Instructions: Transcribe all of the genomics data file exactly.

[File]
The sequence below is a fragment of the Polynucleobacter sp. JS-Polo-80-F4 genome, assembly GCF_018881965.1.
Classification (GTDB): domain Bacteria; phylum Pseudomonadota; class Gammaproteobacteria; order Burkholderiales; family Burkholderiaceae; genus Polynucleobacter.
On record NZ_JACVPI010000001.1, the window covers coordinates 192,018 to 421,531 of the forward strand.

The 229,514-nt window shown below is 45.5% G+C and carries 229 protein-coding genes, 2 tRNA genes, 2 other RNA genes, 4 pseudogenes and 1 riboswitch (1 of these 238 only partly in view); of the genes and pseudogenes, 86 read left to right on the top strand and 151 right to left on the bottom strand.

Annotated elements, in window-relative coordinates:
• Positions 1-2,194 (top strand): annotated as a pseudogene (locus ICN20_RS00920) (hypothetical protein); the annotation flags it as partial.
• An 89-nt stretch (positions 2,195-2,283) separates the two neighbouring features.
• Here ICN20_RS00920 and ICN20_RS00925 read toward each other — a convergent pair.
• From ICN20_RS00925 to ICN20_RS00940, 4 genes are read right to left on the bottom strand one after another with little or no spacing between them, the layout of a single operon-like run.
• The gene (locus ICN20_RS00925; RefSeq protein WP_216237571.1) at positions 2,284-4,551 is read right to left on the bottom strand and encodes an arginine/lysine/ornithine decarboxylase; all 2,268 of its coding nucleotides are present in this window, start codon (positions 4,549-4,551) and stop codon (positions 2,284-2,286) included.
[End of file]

The sequence below is a fragment of the Polynucleobacter sp. JS-Polo-80-F4 genome, assembly GCF_018881965.1.
Classification (GTDB): domain Bacteria; phylum Pseudomonadota; class Gammaproteobacteria; order Burkholderiales; family Burkholderiaceae; genus Polynucleobacter.
On record NZ_JACVPI010000001.1, the window covers coordinates 192,018 to 421,531 of the forward strand.

The 229,514-nt window shown below is 45.5% G+C and carries 229 protein-coding genes, 2 tRNA genes, 2 other RNA genes, 4 pseudogenes and 1 riboswitch (1 of these 238 only partly in view); of the genes and pseudogenes, 86 read left to right on the top strand and 151 right to left on the bottom strand.

Annotated elements, in window-relative coordinates:
• Positions 1-2,194 (top strand): annotated as a pseudogene (locus ICN20_RS00920) (hypothetical protein); the annotation flags it as partial.
• An 89-nt stretch (positions 2,195-2,283) separates the two neighbouring features.
• Here ICN20_RS00920 and ICN20_RS00925 read toward each other — a convergent pair.
• From ICN20_RS00925 to ICN20_RS00940, 4 genes are read right to left on the bottom strand one after another with little or no spacing between them, the layout of a single operon-like run.
• The gene (locus ICN20_RS00925; RefSeq protein WP_216237571.1) at positions 2,284-4,551 is read right to left on the bottom strand and encodes an arginine/lysine/ornithine decarboxylase; all 2,268 of its coding nucleotides are present in this window, start codon (positions 4,549-4,551) and stop codon (positions 2,284-2,286) included.